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Monday, August 11, 2014

2014 Perseids Meteor Shower Tonight

The 2014 Perseids Meteor Shower excites Northern Hemisphere astronomers and stargazers every summer with a display of remarkably bright meteor showers. However, this year's amazingly large Supermoon might make viewing most showers difficult; regardless, there is still hope that some meteor showers will be visible! This year's meteor shower spectacle will peak tonight (August 11-12) and tomorrow night (August 12-13). According to EarthSky and other sources, the evening of August 12 and the morning of August 13 is expected to have the most showers, with approximately 50 to 100 per hour.
Why do the Perseids happen annually?
Practically every August, Earth's orbit crosses with Comet Swift-Tuttle, so cosmic debris then burns up in the Earth's atmosphere.
Where should I look?
EarthSky (linked above) shows a constellation map of where the meteor shower originates. Especially after midnight, stargazers in the Northern Hemisphere (the Perseids will not be really visible from the Southern Hemisphere) should position themselves towards the northeast. The showers originate in between the constellations Perseus and Cassiopeia. If you are not sure where those constellations are, look for a relatively bright W-shaped formation (that is Cassiopeia), and Perseus will be to the south of Cassiopeia. I hope you are able to watch the meteor shower and see some shooting stars!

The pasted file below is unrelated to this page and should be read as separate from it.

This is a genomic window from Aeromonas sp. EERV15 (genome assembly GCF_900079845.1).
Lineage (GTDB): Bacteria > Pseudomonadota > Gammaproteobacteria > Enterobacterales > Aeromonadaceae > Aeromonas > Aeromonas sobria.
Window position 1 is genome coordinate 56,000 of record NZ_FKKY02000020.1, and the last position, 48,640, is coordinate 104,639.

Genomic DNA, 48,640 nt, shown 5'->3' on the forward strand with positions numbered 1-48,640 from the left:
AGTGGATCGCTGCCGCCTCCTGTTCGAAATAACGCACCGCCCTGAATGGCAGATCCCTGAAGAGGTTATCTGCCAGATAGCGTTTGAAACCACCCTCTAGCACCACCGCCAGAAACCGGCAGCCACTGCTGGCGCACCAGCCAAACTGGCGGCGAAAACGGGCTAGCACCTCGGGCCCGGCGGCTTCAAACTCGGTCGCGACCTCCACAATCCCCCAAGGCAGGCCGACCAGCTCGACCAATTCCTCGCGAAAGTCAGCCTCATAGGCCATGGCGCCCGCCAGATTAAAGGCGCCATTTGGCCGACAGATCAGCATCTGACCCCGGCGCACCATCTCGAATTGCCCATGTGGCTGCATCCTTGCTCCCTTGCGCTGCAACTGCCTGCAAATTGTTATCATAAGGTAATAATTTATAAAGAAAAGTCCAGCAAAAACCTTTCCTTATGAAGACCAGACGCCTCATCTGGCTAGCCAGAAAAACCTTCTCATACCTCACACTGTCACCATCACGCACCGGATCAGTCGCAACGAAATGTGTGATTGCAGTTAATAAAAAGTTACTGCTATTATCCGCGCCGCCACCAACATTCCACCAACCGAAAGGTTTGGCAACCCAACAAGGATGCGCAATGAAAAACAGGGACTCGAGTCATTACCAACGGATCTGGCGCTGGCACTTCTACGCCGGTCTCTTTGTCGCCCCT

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Blog Background

The background has three Hubble Space Telescope images, which are accessible at this Hubble webpage:

— LH 95 is a star-forming region in the Large Magellanic Cloud, Dorado constellation.

— Ant Nebula (also called Menzel 3) is an aptly-named planetary nebula located in the constellation Norma.
— Egg Nebula (also called CL 2688) is a protoplanetary nebula in the constellation Cygnus.

HubbleSite Image Links: LH 95, Ant Nebula, and Egg Nebula